YOU CAN CHANGE THE WORLD
To Maintain Public Trust, Manage Conflict, Counsels DeAngelis

Dr. Catherine DeAngelis says conflict, and its management, are inevitable physician realities.
Dr. Catherine DeAngelis says conflict, and its management, are inevitable physician realities.

Before she could address the need for physicians to negotiate successfully the inevitable challenges of conflict of interest, Dr. Catherine DeAngelis, editor-in-chief emerita of the Journal of the American Medical Association, had to deal with a cultural difficulty.

“I’ve got this laser pointer in my right hand,” she confided at the outset of her Clinical Center 2018 Distinguished Clinical Research Scholar and Educator in Residence Lecture on Feb. 14, “and in my left hand is this thing that advances the slides. But I’m Italian, so how am I supposed to talk?”

DeAngelis, who is also university distinguished (“not extinguished”) service professor emerita of pediatrics at Johns Hopkins University School of Medicine and Public Health, spoke on “Conflict of Interest in Medicine: Facts and Friction.”

Trust lies at the heart of what it means to be a medical professional, she said. It holds the entire patient-caregiver enterprise intact.

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THE FAULTS IN OUR GENES
What Organ Formation, Function Tell Us About Overcoming Mutations

Dr. Didier Stainier
Dr. Didier Stainier

Why do some mutations lead to disease while others seemingly overcome injury without harm? How do some cells pinch hit for their missing or hurt comrades?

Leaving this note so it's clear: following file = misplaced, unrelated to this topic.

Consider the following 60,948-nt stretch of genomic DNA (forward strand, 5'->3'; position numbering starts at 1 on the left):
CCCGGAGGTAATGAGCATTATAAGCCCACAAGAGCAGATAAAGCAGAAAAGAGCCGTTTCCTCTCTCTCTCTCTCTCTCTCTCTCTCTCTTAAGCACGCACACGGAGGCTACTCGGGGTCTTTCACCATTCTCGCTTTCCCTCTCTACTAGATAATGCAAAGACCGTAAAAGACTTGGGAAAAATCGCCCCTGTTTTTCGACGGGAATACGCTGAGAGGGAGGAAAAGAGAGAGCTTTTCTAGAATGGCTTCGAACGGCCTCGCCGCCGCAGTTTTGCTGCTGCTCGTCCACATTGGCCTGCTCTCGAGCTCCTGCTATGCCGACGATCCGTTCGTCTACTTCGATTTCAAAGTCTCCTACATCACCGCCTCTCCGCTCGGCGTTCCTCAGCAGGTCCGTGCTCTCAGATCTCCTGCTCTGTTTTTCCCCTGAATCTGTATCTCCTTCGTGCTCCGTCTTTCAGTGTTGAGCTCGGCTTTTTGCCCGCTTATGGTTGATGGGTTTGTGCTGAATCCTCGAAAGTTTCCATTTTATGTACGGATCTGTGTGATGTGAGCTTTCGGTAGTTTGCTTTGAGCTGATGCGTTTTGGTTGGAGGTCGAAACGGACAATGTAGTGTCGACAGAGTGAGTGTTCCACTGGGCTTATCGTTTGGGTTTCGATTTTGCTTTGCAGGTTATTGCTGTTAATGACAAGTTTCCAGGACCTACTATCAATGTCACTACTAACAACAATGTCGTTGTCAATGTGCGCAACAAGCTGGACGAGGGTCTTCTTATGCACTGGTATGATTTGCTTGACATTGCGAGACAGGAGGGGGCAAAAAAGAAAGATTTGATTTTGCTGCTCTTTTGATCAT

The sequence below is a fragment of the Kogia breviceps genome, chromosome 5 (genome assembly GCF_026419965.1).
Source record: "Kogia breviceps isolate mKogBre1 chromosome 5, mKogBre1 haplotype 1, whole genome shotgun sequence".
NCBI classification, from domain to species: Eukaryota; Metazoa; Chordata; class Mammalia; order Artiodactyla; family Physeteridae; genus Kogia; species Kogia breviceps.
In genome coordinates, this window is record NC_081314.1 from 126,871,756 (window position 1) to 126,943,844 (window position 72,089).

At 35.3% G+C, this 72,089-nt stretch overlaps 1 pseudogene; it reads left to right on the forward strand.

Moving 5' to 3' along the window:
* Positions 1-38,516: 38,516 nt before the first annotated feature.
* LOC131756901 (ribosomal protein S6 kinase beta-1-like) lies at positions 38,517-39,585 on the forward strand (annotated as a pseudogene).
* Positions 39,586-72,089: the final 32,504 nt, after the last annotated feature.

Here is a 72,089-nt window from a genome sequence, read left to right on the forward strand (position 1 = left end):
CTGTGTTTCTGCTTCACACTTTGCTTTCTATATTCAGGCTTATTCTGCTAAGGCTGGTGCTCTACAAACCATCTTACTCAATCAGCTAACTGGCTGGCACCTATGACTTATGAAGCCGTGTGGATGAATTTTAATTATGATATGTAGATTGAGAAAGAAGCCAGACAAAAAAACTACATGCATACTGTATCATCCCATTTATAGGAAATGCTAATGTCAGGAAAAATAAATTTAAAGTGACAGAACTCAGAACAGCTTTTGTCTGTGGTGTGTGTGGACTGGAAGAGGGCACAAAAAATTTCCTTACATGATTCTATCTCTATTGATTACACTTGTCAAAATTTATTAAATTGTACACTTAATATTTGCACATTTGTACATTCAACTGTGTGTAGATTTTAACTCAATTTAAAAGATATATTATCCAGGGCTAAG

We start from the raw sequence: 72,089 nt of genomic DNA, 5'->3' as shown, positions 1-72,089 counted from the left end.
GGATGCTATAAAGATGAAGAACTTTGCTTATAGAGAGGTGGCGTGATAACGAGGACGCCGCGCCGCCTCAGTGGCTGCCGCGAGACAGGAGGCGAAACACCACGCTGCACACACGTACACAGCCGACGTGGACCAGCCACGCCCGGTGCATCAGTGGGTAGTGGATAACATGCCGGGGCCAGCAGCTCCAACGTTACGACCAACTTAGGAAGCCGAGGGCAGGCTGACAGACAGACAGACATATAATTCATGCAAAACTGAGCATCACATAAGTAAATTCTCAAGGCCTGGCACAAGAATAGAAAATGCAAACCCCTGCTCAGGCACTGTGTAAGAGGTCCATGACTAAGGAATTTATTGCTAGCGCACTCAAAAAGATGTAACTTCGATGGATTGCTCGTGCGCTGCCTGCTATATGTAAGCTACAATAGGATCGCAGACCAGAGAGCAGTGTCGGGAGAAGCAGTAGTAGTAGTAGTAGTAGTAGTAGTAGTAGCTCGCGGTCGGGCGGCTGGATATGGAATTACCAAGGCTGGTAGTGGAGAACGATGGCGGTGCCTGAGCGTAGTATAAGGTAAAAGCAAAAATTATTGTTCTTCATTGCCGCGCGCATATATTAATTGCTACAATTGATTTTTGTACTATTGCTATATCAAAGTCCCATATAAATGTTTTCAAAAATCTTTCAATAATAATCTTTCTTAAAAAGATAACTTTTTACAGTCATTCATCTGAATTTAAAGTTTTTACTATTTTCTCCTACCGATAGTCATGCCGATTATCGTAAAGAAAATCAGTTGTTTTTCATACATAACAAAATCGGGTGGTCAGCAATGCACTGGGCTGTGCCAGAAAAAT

With new imaging and editing tools, scientists can see intra-cell behavior firsthand like never before and can potentially mimic the beneficial cell actions (and limit the misdeeds) to improve the lives of people with genetic conditions.

That’s according to Dr. Didier Stainier, director of the department of developmental genetics of the Max Planck Institute for Heart and Lung Research at W.G. Kerckhoff Institute in Germany. He gave a talk, “Genetic Compensation and Transcriptional Adaptation,” for NCI’s Center for Cancer Research Grand Rounds recently in Lipsett Amphitheater.

A longtime NIH grantee, Stainier is a “world renowned expert in elucidating mechanisms that govern organ development”— specifically heart, pancreas and liver, said Dr. Kandice Tanner, Stadtman investigator and chief of the tissue morphodynamics unit in NCI’s Laboratory of Cell Biology, who introduced the speaker.

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